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* Up Dated * A Few Automotive Oddities to Ponder

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Thanks to a number friends that we have made in Europe, today we present you with three automobiles that are a bit off the beaten track. Little is known about any of them so if you can fill in any of the details about these vehicles please send us a comment.

The propellor-driven car above is thought to be a late French Helica that may have been made after the manufacture of the cars had been transferred from Marcel Leyat to some other entity. Learn much more about the interesting cars referred to as The Plane Without Wings and see a video of a Helica in action here.

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* Up Dated * Thanks to Isabelle Bracquemond who found the advertisement seen above, we now know that the top photo shows the Eolia model and it was built by Brevetees S. G. D. G. (Leyat et T. A.). The ad goes on to state the following specifications: 2-cylinder 8 h.p. engine; a top speed of 80 k.p.h.; fuel consumption of 4-5 liters per 100 kilometers; carries 2-passengers; weighs 225 kilograms (496 pounds).

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* Up Dated * The Mercedes seen above with the unusual applied design work on its coachwork and wheels appears to have been on display at an automotive salon of some sort. We are hoping that with such a distinctive appearance it will not have been forgotten and one of our readers will be able to tell us more about it. Thanks to readers ehdub and C. Gillingham you can learn about this 1921 28/95 Mercedes here.

The Royal Ediswan product mobile below appears to have been built on a Model TT Ford Truck chassis. The Edison Swan Electric Co. Ltd. was located in Ponders End, Middlesex, England and manufactured and sold a full line of all types of electrical devices in addition to Fullolite Lamps. All photos are courtesy of our friends at Yacht club des Avions de la Route.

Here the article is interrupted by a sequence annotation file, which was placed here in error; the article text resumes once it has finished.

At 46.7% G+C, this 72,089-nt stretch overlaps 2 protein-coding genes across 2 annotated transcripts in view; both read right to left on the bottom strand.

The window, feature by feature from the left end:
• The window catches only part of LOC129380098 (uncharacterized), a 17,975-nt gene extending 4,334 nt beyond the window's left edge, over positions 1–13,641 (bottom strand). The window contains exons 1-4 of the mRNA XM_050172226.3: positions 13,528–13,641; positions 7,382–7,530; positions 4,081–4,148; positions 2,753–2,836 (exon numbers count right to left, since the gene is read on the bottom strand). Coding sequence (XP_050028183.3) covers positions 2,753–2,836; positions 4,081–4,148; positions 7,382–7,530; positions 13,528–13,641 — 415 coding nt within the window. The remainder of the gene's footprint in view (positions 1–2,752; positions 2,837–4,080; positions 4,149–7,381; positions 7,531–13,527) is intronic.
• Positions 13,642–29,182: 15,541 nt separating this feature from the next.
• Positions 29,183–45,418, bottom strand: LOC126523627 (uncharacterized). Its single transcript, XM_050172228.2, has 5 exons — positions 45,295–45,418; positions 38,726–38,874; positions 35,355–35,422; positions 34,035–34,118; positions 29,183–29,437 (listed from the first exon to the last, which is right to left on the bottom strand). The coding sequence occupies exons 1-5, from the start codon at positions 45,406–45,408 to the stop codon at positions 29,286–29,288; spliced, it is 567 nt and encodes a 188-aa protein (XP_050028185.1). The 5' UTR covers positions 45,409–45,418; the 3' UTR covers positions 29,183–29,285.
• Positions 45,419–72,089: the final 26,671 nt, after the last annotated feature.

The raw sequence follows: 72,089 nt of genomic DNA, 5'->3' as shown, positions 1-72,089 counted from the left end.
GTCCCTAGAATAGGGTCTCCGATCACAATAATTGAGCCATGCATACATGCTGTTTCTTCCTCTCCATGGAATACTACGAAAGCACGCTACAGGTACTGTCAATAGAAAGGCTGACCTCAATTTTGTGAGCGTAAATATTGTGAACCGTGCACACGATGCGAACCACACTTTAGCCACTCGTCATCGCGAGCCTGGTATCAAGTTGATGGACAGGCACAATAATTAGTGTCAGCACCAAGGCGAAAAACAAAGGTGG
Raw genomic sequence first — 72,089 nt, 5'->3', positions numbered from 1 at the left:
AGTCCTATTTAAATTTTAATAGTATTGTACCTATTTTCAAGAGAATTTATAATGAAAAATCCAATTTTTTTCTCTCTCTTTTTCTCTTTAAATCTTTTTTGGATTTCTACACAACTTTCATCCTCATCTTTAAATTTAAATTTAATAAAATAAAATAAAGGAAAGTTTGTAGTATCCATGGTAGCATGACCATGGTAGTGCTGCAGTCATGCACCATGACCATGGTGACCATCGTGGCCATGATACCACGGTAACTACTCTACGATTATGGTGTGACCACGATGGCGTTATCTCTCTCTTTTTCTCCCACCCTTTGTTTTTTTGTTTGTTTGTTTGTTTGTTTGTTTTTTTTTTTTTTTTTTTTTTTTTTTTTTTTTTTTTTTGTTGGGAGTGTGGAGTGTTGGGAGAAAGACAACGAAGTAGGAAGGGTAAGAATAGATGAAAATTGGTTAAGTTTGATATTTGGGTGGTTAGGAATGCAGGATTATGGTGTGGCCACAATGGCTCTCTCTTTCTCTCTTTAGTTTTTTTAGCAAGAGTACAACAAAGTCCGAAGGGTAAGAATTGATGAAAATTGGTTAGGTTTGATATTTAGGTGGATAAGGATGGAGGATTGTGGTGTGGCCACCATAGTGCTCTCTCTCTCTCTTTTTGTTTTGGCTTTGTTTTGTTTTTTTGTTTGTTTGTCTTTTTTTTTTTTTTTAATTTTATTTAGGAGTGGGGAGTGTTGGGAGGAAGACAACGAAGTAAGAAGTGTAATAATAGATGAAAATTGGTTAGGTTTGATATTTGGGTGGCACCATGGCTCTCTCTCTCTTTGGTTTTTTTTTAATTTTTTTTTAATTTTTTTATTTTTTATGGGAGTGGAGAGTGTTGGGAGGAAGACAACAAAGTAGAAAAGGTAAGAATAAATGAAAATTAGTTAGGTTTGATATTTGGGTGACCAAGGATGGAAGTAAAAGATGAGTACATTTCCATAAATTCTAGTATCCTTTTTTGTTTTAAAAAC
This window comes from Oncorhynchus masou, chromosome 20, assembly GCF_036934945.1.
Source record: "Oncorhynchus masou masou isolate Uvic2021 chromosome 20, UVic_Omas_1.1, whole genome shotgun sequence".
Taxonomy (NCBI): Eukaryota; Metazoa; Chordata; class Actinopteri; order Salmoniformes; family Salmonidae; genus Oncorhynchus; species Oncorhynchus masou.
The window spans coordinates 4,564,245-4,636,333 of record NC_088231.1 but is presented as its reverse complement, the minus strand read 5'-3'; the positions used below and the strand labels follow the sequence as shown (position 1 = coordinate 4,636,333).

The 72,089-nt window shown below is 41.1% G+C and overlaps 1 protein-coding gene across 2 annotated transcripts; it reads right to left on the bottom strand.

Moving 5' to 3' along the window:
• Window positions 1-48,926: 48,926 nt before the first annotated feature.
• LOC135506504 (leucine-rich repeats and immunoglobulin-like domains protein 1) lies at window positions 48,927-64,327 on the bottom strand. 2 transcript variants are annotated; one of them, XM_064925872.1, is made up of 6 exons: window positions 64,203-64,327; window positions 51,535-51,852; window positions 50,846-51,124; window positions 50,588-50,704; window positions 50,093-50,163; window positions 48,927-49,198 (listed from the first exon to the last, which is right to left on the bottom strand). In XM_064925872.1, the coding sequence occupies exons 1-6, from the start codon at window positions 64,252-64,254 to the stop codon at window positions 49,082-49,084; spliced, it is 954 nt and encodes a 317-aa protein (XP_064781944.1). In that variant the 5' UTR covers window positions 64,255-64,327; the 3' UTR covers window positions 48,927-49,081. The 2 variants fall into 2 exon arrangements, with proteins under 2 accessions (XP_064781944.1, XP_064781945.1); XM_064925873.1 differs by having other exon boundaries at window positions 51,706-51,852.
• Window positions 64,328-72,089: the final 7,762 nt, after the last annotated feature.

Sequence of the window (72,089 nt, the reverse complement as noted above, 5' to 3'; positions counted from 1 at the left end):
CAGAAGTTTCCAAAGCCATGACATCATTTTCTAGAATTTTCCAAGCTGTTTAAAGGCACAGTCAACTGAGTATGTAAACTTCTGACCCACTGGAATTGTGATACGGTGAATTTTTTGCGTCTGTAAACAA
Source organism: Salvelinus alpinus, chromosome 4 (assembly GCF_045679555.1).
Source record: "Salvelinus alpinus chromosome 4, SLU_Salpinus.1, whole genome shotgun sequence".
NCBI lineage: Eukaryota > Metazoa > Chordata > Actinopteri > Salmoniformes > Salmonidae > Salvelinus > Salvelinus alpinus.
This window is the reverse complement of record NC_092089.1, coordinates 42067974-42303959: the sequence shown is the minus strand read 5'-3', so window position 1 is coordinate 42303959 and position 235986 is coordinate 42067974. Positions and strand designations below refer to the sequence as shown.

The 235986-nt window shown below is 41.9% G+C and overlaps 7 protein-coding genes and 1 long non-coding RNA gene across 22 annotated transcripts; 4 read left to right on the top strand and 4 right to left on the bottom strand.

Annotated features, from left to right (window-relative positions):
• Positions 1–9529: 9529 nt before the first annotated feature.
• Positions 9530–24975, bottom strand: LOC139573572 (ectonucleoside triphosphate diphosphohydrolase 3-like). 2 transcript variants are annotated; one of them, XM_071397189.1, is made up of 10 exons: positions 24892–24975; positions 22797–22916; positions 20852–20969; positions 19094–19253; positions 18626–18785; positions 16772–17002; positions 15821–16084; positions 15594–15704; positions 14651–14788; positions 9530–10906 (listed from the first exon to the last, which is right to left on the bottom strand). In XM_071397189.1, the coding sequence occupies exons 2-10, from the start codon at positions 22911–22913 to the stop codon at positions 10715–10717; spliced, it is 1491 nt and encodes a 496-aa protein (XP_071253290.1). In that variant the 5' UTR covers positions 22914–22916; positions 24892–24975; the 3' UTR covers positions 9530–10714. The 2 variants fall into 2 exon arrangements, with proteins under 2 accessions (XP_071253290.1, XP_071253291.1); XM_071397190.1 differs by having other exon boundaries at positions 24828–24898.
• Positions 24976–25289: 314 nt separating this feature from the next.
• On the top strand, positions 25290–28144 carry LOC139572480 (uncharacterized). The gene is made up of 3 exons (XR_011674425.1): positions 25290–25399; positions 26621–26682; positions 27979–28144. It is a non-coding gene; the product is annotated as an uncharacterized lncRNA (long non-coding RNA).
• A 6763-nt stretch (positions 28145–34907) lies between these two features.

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10 responses to “* Up Dated * A Few Automotive Oddities to Ponder

  1. Hmm, have to wonder if this is where the Ford boys got the idea for the “better idea”, light bulb ads in the 60s or 70s.

  2. That Helica seems to have two rather bothersome issues:

    – dangerously unstable in turns (wheels lift off the surface)

    – the front mounted propeller has very little guard from inquisitive pedestrians, birds, etc. Heaven help them in a front end accident.

    Tom M.

    • Tom, The car in the video had a different form of rear suspension than this car, which appears to have a beam axle and semi-elliptic springs that likely solved the problem.

      It appears some of them had a light screen over the front of the propellor, but nothing that would probably stop a heavy object. Only thirty of then have been reported to be sold when new and they were viewed as a novelty and not intended for regular road use.

  3. There is an excellent book by Gustave Courau published in French in 1978 entitled ‘Mon Helice au pays des merveilles 1921-1930’. This records the history of the propeller-driven car from the earliest times when pioneer aviators Ferber, Archdeacon and Lafarque built the first such vehicles, whose experiments preceded Marcel Leyat’s well known cars.

    Capitaine Ferber built a crude frame with wheels at each corner and a De Dion single cylinder engine driving a tractor propeller, Archdeacon an even more improbable Motocyclette and Lieutenant Lafarque experimented crossing the Sahara with a car fitted with a huge six bladed pusher propeller at the rear.

    Courau’s book tells the whole story, and has a detailed annex listing the many articles and larger works in which these oddball vehicles have been described over the years. Worth getting a copy if you want the whole story!

    Martin Shelley

  4. I’m fairly sure the Mercedes is a 28/95, and I know the coach builder was Reutter. This photo was taken at the 1921 automobile exhibition in Berlin. It was built for a customer, but I don’t know who that was.

  5. WOW, I like to study the era striping & signage in the photos you post, but that Mercedes would give Ed ‘ Big Daddy ‘ Roth a headache ! Now I’m going to have nightmares of a customer asking me if I can duplicate it !!

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